I’m installing a Stiebel Eltron 24kW electric tankless water heater in my garage which requires two 50A breakers and 6/2 wire. I have a 200A sub panel located in the same garage (Siemens G3040L1200CU) and the 200A main service panel (Murray JA220CS Model 4) located about 50 feet away.

I installed the breakers and wiring into the sub panel when I realized the sub panel has a 100A breaker located in the main panel and a #2 copper feeder so is undersized. We have a gas range and furnace so our household electrical requirements are low. I originally had the sub panel installed in the garage so I could easily add outlets for 220V woodworking tools that are used infrequently.

I will hire an electrician at this point, but wondering about these options:

  1. Change the main breaker to the garage sub panel to 150A or 175A and increase the feeder cable size to 2 / 0 copper?

  2. Move the two new 50A breakers from the sub panel to the main panel and run the 6/2 wire the extra distance to the water heater?

I'm also thinking if we ever get an EV or move from a gas to electric range, we may need to upgrade our main service panel.

Thoughts anyone? Thanks!

Garage Subpanel

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I have added my load calculations and my current plan is use a Siemens ECLK 2225 lug kit at the main panel and replace the existing #2 copper feeder wire with 4 0 Aluminum. Based on this and my newly added load calculations, does anybody see any issues with this?

enter image description here

  • 4
    This question is sponsored by the term "Load Calculation". Commented Jul 29, 2023 at 20:06
  • 2
    Did you do a load calculation to see if your panel can handle the extra load? Two extra 50 amp breakers can be too much on a 200 amp panel that powers a house. If going tankless and have gas, use the gas, not electric. You only have 200 amps to play with and the number/size of sub panels do not matter, it is still only 200 amps limit.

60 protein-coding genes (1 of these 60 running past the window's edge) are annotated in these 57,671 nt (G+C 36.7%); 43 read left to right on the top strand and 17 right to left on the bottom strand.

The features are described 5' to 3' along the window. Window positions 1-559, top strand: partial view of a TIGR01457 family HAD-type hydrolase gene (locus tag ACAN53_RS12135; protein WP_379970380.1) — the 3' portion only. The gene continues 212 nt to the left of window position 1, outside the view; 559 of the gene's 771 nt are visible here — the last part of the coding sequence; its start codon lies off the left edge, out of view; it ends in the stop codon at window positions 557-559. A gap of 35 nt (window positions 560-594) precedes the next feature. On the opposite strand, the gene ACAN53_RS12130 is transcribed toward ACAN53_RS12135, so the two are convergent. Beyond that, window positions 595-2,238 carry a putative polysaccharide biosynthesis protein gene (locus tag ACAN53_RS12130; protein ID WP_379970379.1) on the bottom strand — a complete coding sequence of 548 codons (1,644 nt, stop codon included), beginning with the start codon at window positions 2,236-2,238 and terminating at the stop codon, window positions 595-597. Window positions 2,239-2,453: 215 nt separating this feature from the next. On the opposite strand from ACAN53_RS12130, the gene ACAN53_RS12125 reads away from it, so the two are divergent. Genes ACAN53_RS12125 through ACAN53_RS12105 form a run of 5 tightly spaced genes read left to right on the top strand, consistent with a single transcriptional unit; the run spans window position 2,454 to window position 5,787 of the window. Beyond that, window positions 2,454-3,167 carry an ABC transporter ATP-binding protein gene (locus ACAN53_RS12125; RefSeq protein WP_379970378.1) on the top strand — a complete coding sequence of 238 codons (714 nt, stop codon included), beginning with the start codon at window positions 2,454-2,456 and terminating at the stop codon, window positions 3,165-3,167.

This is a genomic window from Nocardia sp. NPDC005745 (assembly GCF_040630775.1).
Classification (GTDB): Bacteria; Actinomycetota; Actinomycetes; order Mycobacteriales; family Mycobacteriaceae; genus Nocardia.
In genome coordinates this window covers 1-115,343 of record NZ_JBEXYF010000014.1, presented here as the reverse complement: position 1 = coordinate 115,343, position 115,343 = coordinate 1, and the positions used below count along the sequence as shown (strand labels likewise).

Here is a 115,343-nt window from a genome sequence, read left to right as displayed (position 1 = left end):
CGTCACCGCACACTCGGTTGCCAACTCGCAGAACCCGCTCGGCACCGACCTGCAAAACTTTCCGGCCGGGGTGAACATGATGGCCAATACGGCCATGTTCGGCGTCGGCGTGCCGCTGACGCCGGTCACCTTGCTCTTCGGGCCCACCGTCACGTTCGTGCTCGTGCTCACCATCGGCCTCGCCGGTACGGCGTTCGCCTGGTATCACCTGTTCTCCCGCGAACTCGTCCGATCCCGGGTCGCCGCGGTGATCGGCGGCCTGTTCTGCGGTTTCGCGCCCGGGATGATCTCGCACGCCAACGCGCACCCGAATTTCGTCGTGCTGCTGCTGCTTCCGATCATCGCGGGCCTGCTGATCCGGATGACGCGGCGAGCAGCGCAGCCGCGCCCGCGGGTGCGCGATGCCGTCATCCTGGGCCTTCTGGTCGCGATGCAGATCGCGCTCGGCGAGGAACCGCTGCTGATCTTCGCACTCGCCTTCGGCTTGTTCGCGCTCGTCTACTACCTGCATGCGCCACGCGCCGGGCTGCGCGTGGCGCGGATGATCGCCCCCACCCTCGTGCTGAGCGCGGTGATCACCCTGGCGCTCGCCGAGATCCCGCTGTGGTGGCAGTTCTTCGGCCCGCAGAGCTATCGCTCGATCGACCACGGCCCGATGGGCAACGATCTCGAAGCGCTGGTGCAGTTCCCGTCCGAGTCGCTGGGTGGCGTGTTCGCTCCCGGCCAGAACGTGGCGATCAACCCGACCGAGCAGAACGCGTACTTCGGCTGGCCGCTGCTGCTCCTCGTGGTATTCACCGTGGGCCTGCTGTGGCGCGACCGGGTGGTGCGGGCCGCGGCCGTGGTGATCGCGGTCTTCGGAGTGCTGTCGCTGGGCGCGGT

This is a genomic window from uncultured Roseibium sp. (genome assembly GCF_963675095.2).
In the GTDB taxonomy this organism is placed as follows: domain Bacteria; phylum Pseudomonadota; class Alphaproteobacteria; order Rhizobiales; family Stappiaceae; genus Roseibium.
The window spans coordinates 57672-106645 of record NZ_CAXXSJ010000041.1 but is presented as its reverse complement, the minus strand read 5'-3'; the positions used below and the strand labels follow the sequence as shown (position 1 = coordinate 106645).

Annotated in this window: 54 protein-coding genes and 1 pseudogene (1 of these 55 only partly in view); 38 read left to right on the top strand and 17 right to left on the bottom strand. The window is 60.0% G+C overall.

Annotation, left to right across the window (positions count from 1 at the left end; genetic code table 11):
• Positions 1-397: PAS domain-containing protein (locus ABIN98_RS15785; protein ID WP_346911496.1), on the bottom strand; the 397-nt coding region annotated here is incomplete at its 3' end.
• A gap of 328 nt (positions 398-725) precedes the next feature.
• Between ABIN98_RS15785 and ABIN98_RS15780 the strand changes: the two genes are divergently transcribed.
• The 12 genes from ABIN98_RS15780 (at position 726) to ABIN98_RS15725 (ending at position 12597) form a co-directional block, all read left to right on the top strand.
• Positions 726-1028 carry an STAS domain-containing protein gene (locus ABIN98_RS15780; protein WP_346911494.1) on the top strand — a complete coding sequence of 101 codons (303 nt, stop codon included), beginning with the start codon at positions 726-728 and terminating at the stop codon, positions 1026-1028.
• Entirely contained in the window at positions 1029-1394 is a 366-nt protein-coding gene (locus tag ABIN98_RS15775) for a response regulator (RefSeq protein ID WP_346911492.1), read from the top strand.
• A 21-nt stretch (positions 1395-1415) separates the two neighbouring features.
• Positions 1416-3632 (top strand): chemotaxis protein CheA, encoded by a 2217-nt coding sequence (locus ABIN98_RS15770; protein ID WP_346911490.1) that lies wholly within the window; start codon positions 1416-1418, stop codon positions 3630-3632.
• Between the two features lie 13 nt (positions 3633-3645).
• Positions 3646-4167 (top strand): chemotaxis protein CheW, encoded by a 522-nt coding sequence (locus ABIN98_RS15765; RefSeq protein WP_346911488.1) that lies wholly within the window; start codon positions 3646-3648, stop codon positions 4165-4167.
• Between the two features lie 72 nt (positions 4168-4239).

– crip659
    Commented Jul 29, 2023 at 20:07
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    Using electric tankless is like having a boat. You know what they say about having a boat.
    – crip659
    Commented Jul 29, 2023 at 20:18
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    ...like standing fully clothed under a cold shower ripping up $100 bills? The "best solution" to this problem, if you don't want to use gas, is an electric heat pump water heater, not a tankless electric.
    – Ecnerwal
    Commented Jul 29, 2023 at 20:25
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    @Ecnerwal that's not fair. You'll be naked, and the shower water will be perfectly tepid (which feels like cold, but isn't), and you'll be like "Yes, they warned me this would happen, and told me the trick! I just reduce flow and it warms back up!" Unfortunately The Spouse Who Must Be Obeyed will refuse to learn that trick, and will outlaw the tankless, and that is what will tear up the $100 bills. Commented Jul 29, 2023 at 20:36

1 Answer 1


Load Calculations are mandatory

The procedure that must be used is described in NEC Article 220. Dwellings may use the alternate method in 220.82. The electrician will require this anyway. Note that the electrician may recommend aluminum wire, and that's absolutely fine. Also note that breakers over 125A are quite bulky and expensive, and not available for all panels.

You must do a Load Calculation for the loads which are served out of the subpanel. The Load Calculation, divided by 240, will tell you the minimum ampacity to that subpanel. The feeder wire must be sufficiently large for that ampacity (no Round Up Rule here!)*

Then, you must do a Load Calculation for the entire house inclusive of any subpanels. You must obtain electric service from the utility sufficient for the load to be served.

Or if you do all that in reverse, you do your Load Calculations to determine how much spare ampacity you have to play with, and choose loads accordingly. We regularly help people do this with EV charging, leaning heavily on the secret that level 2 EV charging will serve just about everyone at 20A or even 15A. Unfortunately that downsizing trick does not work with tankless water heaters.

Tankless heater projects fail when they are under-sized